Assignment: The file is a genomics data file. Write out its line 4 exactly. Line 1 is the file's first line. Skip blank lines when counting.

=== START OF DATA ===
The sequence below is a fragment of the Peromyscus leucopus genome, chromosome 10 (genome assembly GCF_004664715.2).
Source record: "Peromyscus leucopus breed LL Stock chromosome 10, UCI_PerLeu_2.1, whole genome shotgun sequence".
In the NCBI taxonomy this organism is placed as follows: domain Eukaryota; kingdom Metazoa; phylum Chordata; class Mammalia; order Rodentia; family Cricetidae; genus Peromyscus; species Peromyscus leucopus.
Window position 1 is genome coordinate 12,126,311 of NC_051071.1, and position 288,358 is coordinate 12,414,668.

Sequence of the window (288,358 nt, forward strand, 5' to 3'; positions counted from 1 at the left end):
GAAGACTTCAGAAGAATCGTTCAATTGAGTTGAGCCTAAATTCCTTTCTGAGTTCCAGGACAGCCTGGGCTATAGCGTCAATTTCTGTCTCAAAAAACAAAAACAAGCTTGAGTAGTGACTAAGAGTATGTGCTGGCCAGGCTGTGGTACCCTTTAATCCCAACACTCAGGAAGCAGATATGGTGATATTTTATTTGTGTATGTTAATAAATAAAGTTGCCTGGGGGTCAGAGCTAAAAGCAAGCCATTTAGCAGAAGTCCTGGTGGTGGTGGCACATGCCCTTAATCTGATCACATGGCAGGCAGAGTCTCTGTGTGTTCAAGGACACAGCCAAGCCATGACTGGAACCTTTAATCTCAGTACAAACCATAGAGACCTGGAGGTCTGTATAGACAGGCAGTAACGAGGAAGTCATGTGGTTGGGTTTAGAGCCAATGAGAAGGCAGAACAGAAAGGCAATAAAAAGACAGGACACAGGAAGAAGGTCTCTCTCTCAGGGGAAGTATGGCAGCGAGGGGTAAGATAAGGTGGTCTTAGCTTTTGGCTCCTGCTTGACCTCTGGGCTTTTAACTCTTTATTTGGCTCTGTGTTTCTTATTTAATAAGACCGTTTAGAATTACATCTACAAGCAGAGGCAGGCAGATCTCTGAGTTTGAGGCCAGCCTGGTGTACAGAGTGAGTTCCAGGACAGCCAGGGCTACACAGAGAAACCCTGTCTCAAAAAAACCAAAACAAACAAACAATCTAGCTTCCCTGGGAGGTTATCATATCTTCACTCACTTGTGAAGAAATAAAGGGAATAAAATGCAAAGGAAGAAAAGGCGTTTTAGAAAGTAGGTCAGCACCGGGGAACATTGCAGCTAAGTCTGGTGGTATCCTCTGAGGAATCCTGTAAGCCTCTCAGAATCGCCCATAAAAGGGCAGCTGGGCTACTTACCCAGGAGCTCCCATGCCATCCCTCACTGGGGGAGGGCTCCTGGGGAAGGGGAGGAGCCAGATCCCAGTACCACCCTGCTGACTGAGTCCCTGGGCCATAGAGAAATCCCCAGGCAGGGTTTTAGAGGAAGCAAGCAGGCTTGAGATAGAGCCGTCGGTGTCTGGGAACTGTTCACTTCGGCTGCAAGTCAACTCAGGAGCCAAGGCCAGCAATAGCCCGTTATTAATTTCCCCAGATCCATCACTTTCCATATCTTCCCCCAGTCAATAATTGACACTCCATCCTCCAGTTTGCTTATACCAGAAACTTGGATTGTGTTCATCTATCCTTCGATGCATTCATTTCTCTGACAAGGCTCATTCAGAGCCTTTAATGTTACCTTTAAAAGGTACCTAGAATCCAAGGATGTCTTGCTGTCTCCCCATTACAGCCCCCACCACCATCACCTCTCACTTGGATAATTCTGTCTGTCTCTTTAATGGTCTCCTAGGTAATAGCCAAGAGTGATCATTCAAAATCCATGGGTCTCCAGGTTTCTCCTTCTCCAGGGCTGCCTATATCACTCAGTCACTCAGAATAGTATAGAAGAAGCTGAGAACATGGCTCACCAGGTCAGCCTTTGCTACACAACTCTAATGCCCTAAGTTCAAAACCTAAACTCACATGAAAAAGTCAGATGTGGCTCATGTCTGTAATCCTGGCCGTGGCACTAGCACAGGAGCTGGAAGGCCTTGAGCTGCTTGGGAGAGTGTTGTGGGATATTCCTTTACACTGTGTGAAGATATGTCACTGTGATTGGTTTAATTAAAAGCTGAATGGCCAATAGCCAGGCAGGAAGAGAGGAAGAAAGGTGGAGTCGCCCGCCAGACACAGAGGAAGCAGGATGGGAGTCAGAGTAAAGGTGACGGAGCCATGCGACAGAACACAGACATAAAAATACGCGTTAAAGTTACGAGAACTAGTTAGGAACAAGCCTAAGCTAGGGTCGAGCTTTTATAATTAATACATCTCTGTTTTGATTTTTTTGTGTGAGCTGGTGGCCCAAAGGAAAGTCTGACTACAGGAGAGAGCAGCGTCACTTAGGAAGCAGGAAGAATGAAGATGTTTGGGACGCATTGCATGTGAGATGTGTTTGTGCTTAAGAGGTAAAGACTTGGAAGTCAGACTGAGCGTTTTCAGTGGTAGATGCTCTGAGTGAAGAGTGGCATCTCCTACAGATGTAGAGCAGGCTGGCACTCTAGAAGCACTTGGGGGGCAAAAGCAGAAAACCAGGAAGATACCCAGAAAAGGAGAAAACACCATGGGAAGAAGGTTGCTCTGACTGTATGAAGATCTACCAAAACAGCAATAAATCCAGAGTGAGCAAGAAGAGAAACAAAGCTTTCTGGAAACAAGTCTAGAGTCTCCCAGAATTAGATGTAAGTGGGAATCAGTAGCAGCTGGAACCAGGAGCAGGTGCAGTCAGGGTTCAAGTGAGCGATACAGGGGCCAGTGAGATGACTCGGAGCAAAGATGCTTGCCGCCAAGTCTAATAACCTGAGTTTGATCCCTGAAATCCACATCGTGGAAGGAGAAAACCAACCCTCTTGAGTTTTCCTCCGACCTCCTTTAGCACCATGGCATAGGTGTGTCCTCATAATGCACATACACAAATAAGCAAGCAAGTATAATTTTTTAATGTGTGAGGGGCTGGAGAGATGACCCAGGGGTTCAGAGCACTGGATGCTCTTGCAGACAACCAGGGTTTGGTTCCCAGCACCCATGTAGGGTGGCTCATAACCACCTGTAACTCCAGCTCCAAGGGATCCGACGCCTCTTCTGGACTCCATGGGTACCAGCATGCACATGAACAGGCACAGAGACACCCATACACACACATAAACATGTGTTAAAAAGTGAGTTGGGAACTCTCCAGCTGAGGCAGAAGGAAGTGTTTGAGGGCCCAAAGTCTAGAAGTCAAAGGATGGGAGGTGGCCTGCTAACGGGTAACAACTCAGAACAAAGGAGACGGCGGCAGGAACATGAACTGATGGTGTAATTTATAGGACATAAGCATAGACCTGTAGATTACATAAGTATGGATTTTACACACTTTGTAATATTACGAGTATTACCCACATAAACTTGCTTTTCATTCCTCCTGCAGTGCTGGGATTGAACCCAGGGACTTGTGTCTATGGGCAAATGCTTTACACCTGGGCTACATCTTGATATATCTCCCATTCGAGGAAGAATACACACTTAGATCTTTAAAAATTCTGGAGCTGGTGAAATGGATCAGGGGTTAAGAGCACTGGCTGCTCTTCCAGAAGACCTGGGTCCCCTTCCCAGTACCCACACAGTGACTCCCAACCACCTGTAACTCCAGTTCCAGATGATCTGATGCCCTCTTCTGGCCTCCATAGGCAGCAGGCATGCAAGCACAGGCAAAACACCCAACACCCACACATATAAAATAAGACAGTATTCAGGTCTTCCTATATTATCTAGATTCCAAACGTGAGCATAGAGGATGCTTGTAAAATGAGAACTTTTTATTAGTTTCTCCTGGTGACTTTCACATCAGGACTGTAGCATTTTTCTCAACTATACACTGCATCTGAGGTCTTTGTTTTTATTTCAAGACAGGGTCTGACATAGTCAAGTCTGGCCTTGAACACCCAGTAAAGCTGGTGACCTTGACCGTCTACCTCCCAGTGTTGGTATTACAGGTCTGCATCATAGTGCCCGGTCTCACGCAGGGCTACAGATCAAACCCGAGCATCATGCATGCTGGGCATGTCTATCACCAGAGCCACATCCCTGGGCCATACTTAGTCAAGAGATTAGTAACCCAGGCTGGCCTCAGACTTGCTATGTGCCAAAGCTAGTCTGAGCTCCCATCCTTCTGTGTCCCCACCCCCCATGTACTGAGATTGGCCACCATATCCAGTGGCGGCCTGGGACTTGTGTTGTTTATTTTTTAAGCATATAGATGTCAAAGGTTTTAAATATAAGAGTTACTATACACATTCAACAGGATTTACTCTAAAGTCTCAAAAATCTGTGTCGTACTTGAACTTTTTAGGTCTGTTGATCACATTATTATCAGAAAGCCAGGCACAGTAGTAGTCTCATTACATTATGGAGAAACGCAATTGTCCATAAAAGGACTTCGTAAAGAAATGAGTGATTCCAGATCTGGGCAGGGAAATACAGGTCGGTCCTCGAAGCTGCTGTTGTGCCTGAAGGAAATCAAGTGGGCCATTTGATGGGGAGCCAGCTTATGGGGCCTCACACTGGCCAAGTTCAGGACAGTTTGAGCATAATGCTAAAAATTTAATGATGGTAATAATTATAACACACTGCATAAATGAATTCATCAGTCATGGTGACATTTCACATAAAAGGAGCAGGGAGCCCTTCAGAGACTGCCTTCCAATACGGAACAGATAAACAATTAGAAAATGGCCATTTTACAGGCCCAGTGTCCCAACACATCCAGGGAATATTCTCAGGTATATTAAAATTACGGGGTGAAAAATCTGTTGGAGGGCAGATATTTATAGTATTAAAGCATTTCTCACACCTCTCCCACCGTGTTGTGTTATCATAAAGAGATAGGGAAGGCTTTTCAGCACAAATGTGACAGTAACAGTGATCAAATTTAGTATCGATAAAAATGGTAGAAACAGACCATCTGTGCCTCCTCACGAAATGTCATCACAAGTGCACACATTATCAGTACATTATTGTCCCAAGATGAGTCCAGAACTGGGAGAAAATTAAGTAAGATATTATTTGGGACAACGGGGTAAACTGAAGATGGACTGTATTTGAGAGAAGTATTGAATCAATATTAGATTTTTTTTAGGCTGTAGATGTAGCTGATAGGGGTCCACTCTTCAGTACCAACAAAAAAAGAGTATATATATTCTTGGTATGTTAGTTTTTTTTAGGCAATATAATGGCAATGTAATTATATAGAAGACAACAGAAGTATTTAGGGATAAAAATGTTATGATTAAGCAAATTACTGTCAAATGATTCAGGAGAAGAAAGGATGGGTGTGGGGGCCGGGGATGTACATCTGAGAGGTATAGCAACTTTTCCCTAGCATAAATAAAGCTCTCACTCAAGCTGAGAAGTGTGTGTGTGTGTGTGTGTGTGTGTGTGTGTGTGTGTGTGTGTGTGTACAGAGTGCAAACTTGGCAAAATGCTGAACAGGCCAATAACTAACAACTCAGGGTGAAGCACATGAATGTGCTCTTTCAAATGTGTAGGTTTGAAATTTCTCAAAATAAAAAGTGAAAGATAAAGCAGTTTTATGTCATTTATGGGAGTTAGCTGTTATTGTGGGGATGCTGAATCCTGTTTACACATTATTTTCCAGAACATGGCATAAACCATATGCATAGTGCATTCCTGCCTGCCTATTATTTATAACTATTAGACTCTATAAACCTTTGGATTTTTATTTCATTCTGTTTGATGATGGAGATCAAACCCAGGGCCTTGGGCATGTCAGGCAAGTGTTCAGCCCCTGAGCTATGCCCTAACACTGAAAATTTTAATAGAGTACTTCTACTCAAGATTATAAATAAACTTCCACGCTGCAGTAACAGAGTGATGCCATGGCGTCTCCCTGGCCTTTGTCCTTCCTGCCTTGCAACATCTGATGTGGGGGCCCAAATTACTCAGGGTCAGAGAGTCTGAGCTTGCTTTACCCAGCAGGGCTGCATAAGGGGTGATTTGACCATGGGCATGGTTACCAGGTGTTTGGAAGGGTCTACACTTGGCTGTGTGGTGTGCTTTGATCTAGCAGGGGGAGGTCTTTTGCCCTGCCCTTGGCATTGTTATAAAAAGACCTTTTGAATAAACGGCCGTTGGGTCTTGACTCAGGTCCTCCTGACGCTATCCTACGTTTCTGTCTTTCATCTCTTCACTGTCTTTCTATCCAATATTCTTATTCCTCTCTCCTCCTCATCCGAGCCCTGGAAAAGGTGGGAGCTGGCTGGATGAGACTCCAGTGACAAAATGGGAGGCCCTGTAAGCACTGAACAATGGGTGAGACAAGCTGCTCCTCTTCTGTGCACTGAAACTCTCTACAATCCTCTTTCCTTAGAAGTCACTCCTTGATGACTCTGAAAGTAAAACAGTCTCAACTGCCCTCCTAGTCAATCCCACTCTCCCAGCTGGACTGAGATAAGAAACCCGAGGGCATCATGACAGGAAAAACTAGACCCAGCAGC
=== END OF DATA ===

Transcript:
Window position 1 is genome coordinate 12,126,311 of NC_051071.1, and position 288,358 is coordinate 12,414,668.